With the wonderful announcement that our Toronto Team of Hope Nicholson and Rachel Riley have acquired the rights to reprint the 31 Nelvana stories from Triumph Comics, I was drawn to think of some of the other reprints of stories from these WECA “Whites” that have gone before.
The first happened during the WECA period itself when, in 1945, Bell Features decided to issue 6 compendiums of stories from earlier issues. These took features already published and brought them together in large (68 pg.) books that sold for 15 cents.
The most famous and sought after of these is the Nelvana one with the iconic red cover by Adrian Dingle. This and the following two used stories from Triumph comics for the original source.
The others are a Speed Savage compilation with a Tedd Steele cover (it had an alternate cover done for UK Distribution that doesn’t appear to be by Tedd Steele and probably is by a UK artist who used his own ideas for the colours of the uniform).
A Tang the Wonder Horse compilation with a cover by Rene Kulbach.
A Spike and Mike compilation with a cover by Ross Saakel and stories taken from Joke Comics.
A Phantom Rider compilation with cover art by Rene Kulbach and stories taken from Wow Comics.
The last was a compilation of text story fillers by such authors as Vic Griffin that appeared in the middle of many Bell Features titles. This title was called Thrilling Stories for Boys with another Adrian Dingle cover.
There is another reprint book by bell which doesn’t figure in any of the ads that show the above six books and may be earlier. This one was a compilation of Bob Young’s “Whittle Craft” filler that again appeared in many of the Bell titles. It was called just that: Young’s Whittle Craft and was the only one of these compilation books that had a number (No. 1) and the only one that sold for 10 cents rather than 15. It is probably earlier than the 1945 compilations and some sources put it as far back as 1942.
In 1972 The National Gallery of Canada put out a reprint in small size of Triumph Comics No. 29 with a 25 cent price tag. This was meant as an accompanying item in a package of material to accompany a travelling exhibition of original Canadian Whites art pages that toured Canada.
The next, and up till now final, reprint of Canadian Whites material was put out by Captain George Henderson in his Captain George Presents No. 42 from 1971 and features a Commander Steel cover and story as well as a Thunderfist story.
But let’s not end this post yet, because these six 1945 compilations, plus the Whittle Craft one, lead me on to consider another thread. If we add these half-dozen or so books plus the unique covers to other 1946 books such as Slam-Bang 7 (Murray Karn) and 8 (Rene Kulbach) and Jet-Man 2 (Fred Kelly)—leaving out the reprint books (such as New Dime, New Active, etc.) for now, we come up with about 190 original (I’ll count the first six Hillborough Triumphs in this batch) Bell issues plus about ten to a dozen 1946 releases with distinct covers—giving us about 200 individual Bell covers produced by the Bell stable of artists.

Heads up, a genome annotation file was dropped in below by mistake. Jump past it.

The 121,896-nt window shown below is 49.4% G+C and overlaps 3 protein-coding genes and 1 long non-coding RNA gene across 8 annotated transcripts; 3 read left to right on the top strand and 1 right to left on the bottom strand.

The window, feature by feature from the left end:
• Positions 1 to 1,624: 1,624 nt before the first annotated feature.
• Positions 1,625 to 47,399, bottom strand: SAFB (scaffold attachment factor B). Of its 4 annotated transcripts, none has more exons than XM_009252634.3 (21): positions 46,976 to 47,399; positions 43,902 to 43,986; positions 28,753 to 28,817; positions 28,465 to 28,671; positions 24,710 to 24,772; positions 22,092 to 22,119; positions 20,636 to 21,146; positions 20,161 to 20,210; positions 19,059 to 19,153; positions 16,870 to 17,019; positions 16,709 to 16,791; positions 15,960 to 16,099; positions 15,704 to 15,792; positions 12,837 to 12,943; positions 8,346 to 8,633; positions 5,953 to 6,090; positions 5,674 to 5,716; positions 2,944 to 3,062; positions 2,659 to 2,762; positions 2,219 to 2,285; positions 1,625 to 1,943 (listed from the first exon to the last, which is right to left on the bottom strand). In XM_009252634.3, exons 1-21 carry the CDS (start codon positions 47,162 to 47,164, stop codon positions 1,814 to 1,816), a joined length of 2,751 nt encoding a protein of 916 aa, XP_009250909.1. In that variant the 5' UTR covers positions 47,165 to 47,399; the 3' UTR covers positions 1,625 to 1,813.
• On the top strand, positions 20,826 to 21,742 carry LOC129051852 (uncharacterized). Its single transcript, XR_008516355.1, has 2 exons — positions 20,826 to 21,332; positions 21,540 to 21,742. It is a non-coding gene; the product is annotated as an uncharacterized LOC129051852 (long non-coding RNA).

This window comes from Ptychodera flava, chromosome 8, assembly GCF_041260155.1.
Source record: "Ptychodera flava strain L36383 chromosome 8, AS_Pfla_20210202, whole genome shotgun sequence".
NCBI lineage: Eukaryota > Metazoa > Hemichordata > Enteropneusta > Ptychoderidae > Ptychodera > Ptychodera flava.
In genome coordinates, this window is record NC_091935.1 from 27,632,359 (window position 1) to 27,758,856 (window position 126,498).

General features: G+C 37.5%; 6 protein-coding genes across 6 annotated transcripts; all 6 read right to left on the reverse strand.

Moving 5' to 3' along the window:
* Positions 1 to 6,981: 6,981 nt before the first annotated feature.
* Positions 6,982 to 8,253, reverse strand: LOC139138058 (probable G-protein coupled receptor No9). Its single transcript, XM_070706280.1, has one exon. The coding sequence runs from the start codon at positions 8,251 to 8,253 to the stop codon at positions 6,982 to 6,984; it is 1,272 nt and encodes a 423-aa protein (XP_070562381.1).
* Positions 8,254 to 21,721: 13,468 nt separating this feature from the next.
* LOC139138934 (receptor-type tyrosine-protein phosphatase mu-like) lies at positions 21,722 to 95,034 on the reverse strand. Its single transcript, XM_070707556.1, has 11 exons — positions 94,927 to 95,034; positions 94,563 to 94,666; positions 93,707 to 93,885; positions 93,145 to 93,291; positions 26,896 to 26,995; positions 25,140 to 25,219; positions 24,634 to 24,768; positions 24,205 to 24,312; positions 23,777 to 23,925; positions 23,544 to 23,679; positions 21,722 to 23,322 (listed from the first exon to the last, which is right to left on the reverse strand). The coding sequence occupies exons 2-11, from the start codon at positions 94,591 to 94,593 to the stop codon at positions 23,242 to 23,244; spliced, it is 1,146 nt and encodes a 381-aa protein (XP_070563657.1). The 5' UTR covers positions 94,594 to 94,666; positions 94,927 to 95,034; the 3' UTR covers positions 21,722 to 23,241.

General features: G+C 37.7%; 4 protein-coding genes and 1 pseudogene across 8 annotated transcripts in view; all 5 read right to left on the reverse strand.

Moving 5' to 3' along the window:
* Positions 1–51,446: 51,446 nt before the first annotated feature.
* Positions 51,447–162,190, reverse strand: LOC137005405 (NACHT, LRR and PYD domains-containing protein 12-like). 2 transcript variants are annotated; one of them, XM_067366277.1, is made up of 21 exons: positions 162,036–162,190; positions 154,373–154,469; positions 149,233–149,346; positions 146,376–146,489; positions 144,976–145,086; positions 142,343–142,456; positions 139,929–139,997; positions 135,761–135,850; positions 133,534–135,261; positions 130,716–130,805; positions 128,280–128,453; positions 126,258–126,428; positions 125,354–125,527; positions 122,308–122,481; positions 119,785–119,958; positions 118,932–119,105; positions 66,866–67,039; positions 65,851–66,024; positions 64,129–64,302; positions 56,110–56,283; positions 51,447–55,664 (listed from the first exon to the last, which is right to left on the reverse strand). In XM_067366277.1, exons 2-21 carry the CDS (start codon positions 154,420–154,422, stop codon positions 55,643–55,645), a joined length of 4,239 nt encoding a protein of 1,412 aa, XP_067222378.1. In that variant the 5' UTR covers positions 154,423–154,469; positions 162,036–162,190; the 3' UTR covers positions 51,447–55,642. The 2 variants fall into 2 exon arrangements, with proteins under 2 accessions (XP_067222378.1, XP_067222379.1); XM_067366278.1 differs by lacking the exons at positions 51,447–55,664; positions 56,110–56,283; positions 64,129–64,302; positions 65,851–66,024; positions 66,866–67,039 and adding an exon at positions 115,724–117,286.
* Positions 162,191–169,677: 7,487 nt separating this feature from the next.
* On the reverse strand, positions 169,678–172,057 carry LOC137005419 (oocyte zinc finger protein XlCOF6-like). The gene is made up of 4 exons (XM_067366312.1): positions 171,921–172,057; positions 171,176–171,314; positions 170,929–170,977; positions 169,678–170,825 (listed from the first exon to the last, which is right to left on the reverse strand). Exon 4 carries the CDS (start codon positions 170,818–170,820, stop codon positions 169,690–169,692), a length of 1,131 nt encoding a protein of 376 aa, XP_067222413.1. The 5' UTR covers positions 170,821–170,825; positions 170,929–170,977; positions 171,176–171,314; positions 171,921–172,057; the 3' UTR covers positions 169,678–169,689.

Of these covers, Adrian Dingle did about 45%, roughly 90 of them so that if you come across a Bell title from the original run, the chances are almost 50-50 that it will be a Dingle cover. The next most prolific Bell cover artists are Edmond Good with 21 (mostly Dime and Commando covers) and Manny Easson who did all the covers for the 20 issue Bell run of The Funny Comics. These two artists account for about 10% each of the original Bell run covers.
The next in line would be Rene Kulbach who did about 14 covers (mostly Triumphs and a couple of Actives, the Tang and Phantom Rider compendiums mentioned above, and Slam Bang 8) representing about 7% of the Bell covers for each. E. T. Legault did 8 covers (about 4%) each and then Murray Karn, Tedd Steele and Fred Kelly with 7 covers (about 3.5%) each. Andre Kulbach did 3 covers (1.5%)—Active 25, Dime 25 and Triumph-Adventure 4 as did Lou Skuce with three early Joke Comics covers (1.5%).
So far this accounts for 97.5% of the original Bell covers.
The remaining 6 covers are interesting because they are the only examples of Bell Features covers by these artists. Each only did one Bell Cover.
These are Bob Young with the Whittle Craft compendium mentioned above.
Al Cooper, who drew all those great war-time aircraft (see previous post Trains and Boats and Planes) did the cover for Active Comics 12.
Strangely enough, Johnny Canuck creator Leo Bachle’s only cover was Active Comics 16.
Ed Alton did the Doodlebugs cover for Joke 25.
Clayton Dexter, one of the finest artists from the later Bell period, did the Nels Grant cover for Triumph 28 (which more properly belonged with the story from Triumph 27).
Finally, the only Bell Features cover done by a woman was Dorothy Slater’s cover for Active 21 (see previous post on Weca Wimmin’.
There you have a ramble on Bell reprints and Bell cover artists.